Undivided Kitchens: Refugees brought back techniques and dishes left behind during Partition : The Tribune India


Undivided Kitchens: Refugees brought back techniques and dishes left behind during Partition

Undivided Kitchens: Refugees brought back techniques and dishes left behind during Partition

As heartbreaking memories of Partition began fading a little, refugees went back to techniques and dishes of the land they had left behind. istock

Pushpesh Pant

As we commemorate the 75th anniversary of our Independence, there is more than a whiff of nostalgia in the air. Memories of the freedom struggle and selfless sacrifices of freedom fighters have been rekindled, as also of life lived in undivided India. There was a time when the subcontinent was not partitioned and the political map displayed one, not three countries.

Dum aloo
Saag meat

Partition was an unmitigated tragedy that brought in its wake a bloody trail. The painful scars continue to rankle. However, even the unprecedented carnage couldn’t destroy the shared heritage of the people forcibly torn asunder. Nowhere is this more visible than in the realm of food. What was cooked in the kitchens of undivided India continues to dominate the subcontinental imagination.

Initially, many dhabas labelled their fare with a geographical tag — Peshawari, Pindi and Amritsari. But by the mid-1960s, the food had become homogenised, a blend that appealed to the locals — Butter Chicken, Daal makhni, Shahi paneer, Kadahi murg...

The first generation of Punjabi refugee eateries were named almost generically: Sher-e-Punjab, Sardar Hotel, Kake da Dhaba and all of them served no-frills, value-for-money meals — rogan josh, chicken curry, tandoori chicken with tandoori roti. Naan came much later. With the passage of time, keema-kaleji and magaz were added. As the humble dhaba became gentrified, seekh kebab, chaampe tikke, rarha gosht, saag meat, nalli gosht made their appearance. Some outlets like Moti Mahal carved out a niche for their Peshawari cuisine-influence food and ambience.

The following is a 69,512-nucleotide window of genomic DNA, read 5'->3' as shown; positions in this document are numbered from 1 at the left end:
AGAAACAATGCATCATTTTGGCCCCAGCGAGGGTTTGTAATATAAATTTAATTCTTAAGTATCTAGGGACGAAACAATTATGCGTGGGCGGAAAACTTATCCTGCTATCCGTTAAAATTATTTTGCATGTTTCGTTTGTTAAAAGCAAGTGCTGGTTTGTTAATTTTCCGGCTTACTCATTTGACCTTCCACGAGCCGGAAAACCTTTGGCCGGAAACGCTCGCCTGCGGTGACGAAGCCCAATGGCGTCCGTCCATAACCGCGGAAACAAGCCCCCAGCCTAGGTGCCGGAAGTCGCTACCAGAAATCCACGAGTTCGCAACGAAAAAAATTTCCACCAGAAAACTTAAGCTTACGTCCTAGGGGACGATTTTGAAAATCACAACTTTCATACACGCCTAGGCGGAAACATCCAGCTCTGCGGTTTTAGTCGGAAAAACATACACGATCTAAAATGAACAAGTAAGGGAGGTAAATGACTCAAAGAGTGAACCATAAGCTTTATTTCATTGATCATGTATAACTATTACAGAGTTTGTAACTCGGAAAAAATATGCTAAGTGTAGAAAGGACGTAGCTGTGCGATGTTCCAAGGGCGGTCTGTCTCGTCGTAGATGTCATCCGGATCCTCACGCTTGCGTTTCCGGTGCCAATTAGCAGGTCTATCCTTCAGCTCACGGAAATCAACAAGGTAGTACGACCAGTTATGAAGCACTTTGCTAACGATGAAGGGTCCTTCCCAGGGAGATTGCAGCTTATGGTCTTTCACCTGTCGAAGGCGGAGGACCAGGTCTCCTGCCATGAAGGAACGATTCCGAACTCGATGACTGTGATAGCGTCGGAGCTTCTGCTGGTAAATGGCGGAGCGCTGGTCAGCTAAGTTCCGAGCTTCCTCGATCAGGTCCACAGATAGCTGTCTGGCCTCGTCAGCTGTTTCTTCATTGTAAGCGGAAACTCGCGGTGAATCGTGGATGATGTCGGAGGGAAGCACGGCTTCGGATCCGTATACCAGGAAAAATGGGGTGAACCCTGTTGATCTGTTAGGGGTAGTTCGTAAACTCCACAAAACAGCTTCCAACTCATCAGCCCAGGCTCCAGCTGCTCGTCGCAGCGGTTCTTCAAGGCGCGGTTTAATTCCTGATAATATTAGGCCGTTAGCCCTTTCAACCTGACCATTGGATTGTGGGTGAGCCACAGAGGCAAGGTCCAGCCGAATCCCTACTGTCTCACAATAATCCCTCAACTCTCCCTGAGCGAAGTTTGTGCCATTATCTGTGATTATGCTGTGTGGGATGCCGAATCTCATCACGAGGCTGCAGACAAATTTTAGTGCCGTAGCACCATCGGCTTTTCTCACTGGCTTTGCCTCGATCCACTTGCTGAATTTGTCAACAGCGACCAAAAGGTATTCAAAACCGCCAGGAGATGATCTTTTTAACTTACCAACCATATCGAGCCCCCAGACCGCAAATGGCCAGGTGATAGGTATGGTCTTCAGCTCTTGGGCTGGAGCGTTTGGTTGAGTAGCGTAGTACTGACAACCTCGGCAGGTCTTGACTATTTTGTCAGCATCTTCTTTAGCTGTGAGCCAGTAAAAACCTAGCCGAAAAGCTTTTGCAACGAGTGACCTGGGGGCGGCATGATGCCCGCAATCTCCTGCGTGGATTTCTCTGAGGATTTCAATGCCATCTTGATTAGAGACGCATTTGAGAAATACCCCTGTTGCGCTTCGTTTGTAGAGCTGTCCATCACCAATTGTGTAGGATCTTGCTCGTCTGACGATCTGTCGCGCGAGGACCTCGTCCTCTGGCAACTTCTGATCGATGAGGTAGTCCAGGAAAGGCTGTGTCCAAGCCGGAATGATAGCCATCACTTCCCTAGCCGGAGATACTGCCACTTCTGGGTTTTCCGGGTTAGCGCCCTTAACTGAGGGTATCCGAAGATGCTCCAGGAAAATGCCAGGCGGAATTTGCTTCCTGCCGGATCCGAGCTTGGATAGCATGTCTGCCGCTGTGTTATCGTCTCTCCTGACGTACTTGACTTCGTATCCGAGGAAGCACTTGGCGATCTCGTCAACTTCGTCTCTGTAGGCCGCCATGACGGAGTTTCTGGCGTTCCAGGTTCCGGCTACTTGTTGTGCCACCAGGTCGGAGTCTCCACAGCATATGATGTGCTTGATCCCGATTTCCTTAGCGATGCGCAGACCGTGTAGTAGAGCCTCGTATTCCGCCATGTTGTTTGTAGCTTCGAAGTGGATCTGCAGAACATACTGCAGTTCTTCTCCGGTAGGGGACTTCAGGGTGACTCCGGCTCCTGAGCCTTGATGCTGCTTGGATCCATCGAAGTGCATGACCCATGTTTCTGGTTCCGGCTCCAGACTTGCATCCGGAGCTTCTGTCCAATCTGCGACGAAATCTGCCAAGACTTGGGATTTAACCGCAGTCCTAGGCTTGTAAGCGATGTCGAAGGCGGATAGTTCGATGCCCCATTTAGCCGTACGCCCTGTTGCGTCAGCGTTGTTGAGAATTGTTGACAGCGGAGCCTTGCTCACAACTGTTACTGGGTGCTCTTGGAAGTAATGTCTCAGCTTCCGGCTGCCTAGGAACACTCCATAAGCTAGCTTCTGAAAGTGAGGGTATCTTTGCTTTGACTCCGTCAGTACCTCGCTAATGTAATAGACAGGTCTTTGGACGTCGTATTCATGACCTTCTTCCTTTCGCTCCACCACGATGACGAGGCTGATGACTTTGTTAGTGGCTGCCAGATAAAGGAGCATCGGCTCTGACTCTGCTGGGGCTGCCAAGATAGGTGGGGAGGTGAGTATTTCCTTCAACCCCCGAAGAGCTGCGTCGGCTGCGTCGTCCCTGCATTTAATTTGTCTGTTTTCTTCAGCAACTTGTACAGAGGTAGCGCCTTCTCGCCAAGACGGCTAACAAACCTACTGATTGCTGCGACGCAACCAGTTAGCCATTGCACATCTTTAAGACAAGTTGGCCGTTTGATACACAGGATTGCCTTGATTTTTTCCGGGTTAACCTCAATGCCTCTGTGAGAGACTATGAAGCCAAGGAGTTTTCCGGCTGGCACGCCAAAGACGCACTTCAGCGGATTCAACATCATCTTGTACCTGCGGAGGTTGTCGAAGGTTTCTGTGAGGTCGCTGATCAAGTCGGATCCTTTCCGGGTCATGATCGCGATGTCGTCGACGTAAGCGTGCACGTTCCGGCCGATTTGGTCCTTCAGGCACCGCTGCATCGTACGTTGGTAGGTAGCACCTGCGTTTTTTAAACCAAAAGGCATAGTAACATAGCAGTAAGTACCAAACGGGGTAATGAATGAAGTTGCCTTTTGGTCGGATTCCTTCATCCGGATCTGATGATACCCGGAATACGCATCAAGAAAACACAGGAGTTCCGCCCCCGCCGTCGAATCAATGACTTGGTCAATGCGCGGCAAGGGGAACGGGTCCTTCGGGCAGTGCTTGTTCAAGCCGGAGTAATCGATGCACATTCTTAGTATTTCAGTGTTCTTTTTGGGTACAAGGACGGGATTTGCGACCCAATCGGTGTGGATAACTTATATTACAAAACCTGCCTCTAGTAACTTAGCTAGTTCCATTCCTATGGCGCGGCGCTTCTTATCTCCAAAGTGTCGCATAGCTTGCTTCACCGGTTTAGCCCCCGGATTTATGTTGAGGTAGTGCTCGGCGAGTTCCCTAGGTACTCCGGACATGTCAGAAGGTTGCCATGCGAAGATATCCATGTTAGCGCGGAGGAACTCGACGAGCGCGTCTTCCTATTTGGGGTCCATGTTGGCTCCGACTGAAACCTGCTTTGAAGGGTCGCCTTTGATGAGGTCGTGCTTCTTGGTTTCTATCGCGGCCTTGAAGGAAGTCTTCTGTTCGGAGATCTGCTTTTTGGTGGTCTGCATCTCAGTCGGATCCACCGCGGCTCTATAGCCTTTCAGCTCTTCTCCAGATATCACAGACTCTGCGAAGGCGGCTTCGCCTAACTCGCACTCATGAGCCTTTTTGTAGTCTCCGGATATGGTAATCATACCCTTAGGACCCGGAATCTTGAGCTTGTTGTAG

Butter chicken
Nalli gosht
Keema kaleji

Homogenising the taste

As things settled down, some enterprising dhaba owners chose to label their fare with a geographical tag — Peshawari, Pindi and Amritsari. It took a little more than a decade for heartbreaking memories to begin fading a bit and signages prominently proclaimed places left behind, or the association with Khyber, Kandahar or Frontier. Not in all cases was the food dished out rooted in a particular region. By the mid-1960s, the fare had become more or less homogenised. The quality varied but the taste had become hybrid. It was now more of a blend that appealed to the local clientele — butter chicken and daal makhni, shahi paneer and kadahi murg, mutton masala.

The next generation of ethnic Punjabi restaurants claimed the legacy of ‘United Punjab’ and were named accordingly: The Punjab Grill, Punjabi by Nature, Singh Saheb, Made in Punjab, and even Pind Baluchi cast its net wider beyond the village in Balochistan. The post-liberalisation generation was driven by the desire to search for its roots and this led to the revival of culinary explorations, foraging for family heirloom recipes, both vegetarian and non-vegetarian.

Rogan josh
Mutton gosht
Hilsa bhaja

Borders melted in West

Chef Jiggs Kalra played a pioneering role in introducing the best of Punjabi cooking to discerning diners in India and abroad. Zorawar, his son and successor, is carrying forward Kalra’s legacy in a trailblazing manner. The contested borders of the subcontinent become blurred the moment you step on foreign soil. Ties of language and ethnicity break the sectarian fetters. In London or New York, cooks and serving staff, and even diners, from India, Pakistan and Bangladesh own up their subcontinental identity and feel equally at home in each other’s eateries.

Chapshuro is bread filled with meat from Gilgit-Baltistan

It is in such ‘homes away from home’ that the world has fallen under the spell of Balti cuisine. Baltistan, a part of Pakistan-occupied Kashmir in Gilgit, has robust rustic fare served in cooking vessels shaped like a bucket, carved of stone. The local name of this mouth-watering recipe is ghorqun. Minimalist spicing allows the natural flavours to shine. Balti people are similar to the Sherpas of Nepal who work as load-bearers. However, unlike Sherpas, they don’t climb up with mountaineers. Rohh is a popular dish that has just three ingredients: mutton, fat and salt. Nowadays, a few chopped green chillies may be sprinkled on top. It is served with daal, a little butter and khambir roti (fermented Ladakhi flat bread).